Friday, April 16, 2010

The Curse That Is Friday the 13th

In a couple of weeks, Platinum Dunes will again strike the box office with a remake of a “classic” horror movie from the 70s/80s era of the genre. Admittedly, of all the titles they have to choose from, A Nightmare on Elm Street has the richest kernel of an idea that was not all that well executed the first time around. However, one does not hold out much hope that they will do anything intelligent with the title. They have been doing this for some time now, and have been making a lot of money doing it. Sadly, that is about all they are after, and they are not using the stories to present any worthwhile ideas. Michael Bay (part owner of Platinum Dunes) is even said to have walked out of their effort last year because it featured “too much sex.” That is just adding to the already negative aspects of that particular series: Friday the 13th.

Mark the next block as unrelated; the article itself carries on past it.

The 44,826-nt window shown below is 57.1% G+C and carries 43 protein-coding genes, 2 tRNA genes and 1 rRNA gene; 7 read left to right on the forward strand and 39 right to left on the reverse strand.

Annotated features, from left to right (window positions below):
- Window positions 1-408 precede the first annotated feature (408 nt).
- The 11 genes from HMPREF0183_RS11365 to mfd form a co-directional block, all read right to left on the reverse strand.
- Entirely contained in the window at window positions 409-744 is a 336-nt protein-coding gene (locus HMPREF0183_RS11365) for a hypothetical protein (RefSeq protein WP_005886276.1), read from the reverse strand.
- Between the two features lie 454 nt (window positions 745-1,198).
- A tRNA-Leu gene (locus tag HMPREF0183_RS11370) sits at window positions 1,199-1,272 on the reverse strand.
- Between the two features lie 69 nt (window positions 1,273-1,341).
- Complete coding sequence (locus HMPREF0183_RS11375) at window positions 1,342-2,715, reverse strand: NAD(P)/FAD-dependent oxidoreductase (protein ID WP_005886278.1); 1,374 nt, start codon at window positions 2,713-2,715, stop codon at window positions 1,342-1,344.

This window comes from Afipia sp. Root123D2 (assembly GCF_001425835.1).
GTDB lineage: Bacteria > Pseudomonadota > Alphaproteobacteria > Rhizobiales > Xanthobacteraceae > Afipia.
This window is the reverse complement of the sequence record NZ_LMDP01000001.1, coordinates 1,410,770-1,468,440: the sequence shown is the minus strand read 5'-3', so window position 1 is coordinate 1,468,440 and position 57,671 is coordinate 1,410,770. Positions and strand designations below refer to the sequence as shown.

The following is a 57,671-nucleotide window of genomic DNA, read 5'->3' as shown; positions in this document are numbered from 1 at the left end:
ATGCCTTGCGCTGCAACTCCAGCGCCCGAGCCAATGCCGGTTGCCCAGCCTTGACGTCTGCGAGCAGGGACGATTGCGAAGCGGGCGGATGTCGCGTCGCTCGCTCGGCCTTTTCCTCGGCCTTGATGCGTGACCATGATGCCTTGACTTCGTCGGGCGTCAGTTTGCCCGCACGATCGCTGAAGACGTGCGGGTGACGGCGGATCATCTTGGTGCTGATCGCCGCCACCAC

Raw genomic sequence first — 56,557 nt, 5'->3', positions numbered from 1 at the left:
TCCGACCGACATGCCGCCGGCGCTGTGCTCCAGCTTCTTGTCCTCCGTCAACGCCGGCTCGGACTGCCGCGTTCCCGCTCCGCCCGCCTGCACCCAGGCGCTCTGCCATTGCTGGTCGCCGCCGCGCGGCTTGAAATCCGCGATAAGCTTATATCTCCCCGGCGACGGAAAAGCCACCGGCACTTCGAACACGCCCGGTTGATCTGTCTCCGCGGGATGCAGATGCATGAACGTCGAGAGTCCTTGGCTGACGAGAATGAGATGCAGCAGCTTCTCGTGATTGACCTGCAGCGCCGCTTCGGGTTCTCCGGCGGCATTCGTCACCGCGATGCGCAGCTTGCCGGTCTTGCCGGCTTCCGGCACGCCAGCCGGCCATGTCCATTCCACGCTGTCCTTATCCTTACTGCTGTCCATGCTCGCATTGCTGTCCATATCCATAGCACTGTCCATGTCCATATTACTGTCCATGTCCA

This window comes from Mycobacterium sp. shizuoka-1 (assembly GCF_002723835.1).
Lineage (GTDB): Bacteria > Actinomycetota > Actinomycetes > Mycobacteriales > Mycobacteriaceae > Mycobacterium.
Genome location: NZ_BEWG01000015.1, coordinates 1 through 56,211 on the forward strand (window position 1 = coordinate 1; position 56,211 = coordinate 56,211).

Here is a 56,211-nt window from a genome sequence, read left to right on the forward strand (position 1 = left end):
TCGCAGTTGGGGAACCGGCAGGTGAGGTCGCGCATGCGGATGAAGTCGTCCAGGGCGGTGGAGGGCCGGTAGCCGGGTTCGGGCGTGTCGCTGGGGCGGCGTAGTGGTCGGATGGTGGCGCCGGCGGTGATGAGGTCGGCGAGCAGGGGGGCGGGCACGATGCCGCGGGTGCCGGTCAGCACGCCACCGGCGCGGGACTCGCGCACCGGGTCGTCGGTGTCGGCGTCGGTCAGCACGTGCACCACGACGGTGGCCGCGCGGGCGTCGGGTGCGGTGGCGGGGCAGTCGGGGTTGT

Friday the 13th is truly scary. Not the film series, but the ideas it presented and repercussions it had on our society. If you ever encounter a fan of this film series, you might be amazed at what they have to say about it. They are not into it for the scares or the horror. That in itself would not necessarily be a bad thing. The horror genre generally has a lot to offer. They are into it for the killer, Jason. They are fans of him, not the movies. They want to see how many people he will manage to kill and how he will do it. Perhaps it is not nearly as graphic and disturbing as the “torture-porn” genre that is popular these days, but the Friday series opened the door for this trend. The characters in these films are not people, they are facsimiles of annoying traits that the audience wants to see die. In giving the audience Jason’s perspective, they not only get their wish, they participate in it.

More has been said on this topic, far better than described here, by S. T. Karnick and no doubt others. And not everything about the Slasher subgenre is without its merits, as argued elsewhere on NonModernBlog.

Where Friday the 13th took 80s horror to a very disturbing place, the original Nightmare movie had higher goals. Unfortunately, the trend was set by Jason, and Freddy became something wholly other than the symbolic monster he started out to be…

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